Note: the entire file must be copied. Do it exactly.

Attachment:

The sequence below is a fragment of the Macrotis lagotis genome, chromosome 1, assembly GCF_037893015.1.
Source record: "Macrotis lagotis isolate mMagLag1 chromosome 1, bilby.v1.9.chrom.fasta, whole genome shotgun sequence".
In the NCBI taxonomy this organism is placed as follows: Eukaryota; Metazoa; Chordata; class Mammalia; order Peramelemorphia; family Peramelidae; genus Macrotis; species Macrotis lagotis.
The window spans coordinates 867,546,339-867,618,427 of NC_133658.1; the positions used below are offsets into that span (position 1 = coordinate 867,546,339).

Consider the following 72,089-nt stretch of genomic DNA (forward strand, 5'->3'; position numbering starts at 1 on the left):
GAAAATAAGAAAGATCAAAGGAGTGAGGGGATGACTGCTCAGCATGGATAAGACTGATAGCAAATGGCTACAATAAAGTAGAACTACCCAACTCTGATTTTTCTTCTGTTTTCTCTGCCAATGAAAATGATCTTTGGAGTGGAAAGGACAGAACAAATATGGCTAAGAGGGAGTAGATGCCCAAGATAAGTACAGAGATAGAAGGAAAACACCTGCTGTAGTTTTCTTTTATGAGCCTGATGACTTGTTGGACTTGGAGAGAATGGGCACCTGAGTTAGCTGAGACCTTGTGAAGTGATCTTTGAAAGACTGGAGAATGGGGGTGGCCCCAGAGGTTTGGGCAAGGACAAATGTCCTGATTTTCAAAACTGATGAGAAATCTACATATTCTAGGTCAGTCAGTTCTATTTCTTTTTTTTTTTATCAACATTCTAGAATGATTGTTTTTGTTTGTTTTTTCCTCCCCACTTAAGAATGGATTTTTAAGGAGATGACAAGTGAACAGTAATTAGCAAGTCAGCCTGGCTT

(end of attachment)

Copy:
The sequence below is a fragment of the Macrotis lagotis genome, chromosome 1, assembly GCF_037893015.1.
Source record: "Macrotis lagotis isolate mMagLag1 chromosome 1, bilby.v1.9.chrom.fasta, whole genome shotgun sequence".
In the NCBI taxonomy this organism is placed as follows: Eukaryota; Metazoa; Chordata; class Mammalia; order Peramelemorphia; family Peramelidae; genus Macrotis; species Macrotis lagotis.
The window spans coordinates 867,546,339-867,618,427 of NC_133658.1; the positions used below are offsets into that span (position 1 = coordinate 867,546,339).

Consider the following 72,089-nt stretch of genomic DNA (forward strand, 5'->3'; position numbering starts at 1 on the left):
GAAAATAAGAAAGATCAAAGGAGTGAGGGGATGACTGCTCAGCATGGATAAGACTGATAGCAAATGGCTACAATAAAGTAGAACTACCCAACTCTGATTTTTCTTCTGTTTTCTCTGCCAATGAAAATGATCTTTGGAGTGGAAAGGACAGAACAAATATGGCTAAGAGGGAGTAGATGCCCAAGATAAGTACAGAGATAGAAGGAAAACACCTGCTGTAGTTTTCTTTTATGAGCCTGATGACTTGTTGGACTTGGAGAGAATGGGCACCTGAGTTAGCTGAGACCTTGTGAAGTGATCTTTGAAAGACTGGAGAATGGGGGTGGCCCCAGAGGTTTGGGCAAGGACAAATGTCCTGATTTTCAAAACTGATGAGAAATCTACATATTCTAGGTCAGTCAGTTCTATTTCTTTTTTTTTTTATCAACATTCTAGAATGATTGTTTTTGTTTGTTTTTTCCTCCCCACTTAAGAATGGATTTTTAAGGAGATGACAAGTGAACAGTAATTAGCAAGTCAGCCTGGCTT